The first step in running a successful farm or ranch business is identifying a product to create and connecting that product to potential customers. For some new and beginning farmers, it can be a challenge to connect to the right market opportunities and to build a business that fits.
At USDA, we are working to make sure that there is access to markets at all levels – so that whether a new or beginning farmer wants to sell locally, regionally, nationally, or globally, they have access to tools that support their business and business development. Read more »
USDA is committed to addressing the challenges of international trade, and providing solutions. As we look forward to USDA’s annual Agricultural Outlook Forum, Feb. 19-20, 2015, in Arlington, Virginia, speakers and attendees will have the opportunity to discuss relevant issues on a wide range of international as well as domestic topics.
We live in a world where domestic agriculture and international trade are inseparable. We can’t talk about one without discussing the other. In 2014, American ag exports soared to a record $152.5 billion, and accounted for 20% of U.S. agriculture income.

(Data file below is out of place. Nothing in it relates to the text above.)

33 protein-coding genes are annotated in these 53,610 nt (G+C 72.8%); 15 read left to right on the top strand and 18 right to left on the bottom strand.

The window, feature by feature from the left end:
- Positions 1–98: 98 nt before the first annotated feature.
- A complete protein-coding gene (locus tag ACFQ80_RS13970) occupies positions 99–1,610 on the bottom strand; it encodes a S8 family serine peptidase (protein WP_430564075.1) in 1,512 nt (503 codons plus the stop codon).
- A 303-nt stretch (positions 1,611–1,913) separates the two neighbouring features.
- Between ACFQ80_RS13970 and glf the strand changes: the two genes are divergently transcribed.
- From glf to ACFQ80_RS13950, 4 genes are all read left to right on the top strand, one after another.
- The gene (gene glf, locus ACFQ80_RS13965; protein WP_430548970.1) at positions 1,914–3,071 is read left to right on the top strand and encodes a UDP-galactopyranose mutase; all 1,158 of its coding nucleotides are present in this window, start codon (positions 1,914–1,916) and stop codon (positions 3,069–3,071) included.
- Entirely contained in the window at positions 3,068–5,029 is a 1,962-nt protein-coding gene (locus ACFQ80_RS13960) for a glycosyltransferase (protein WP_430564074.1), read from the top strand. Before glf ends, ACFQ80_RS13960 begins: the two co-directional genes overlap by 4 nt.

Trade and foreign market access affect not only rural economies, but the overall economic health of nations – including ours. In that spirit, I’m happy to welcome Phil Hogan, the European Commissioner of Agriculture and Rural Development, to the 2015 Agricultural Outlook Forum. He will join our own Secretary Tom Vilsack during the plenary session for a discussion that promises to be insightful. Read more »
A delegation of Thai lumber company executives (including Opas Panitchewakul, Pracha Thawornjira, Jaroonsak Cheewatammanon, Khomwit Boonthamrongkit and Wasant Sonchaiwanich) tours the Mauvila Timber distribution warehouse in Loxly, Ala., with Lane Merchant (left), the company’s general manager.
The pine forests of Georgia and the Pacific Northwest are a far cry from the crowded streets of Bangkok, where several shipments of U.S. softwood products are headed thanks to a collaborative effort by the U.S. Department of Agriculture’s Foreign Agricultural Service (FAS), the Southern Forest Products Association and the Softwood Export Council.
In June 2014, executives from five Thai lumber companies visited the United States under the auspices of FAS’s Cochran Fellowship Program. Thanks to the knowledge they gained and the relationships they forged with the U.S. softwood industry during their visit, several participants subsequently made first-time purchases of U.S. softwood. These initial purchases are a big step for U.S. softwood producers to make headway into the $58 million market in Thailand. Read more »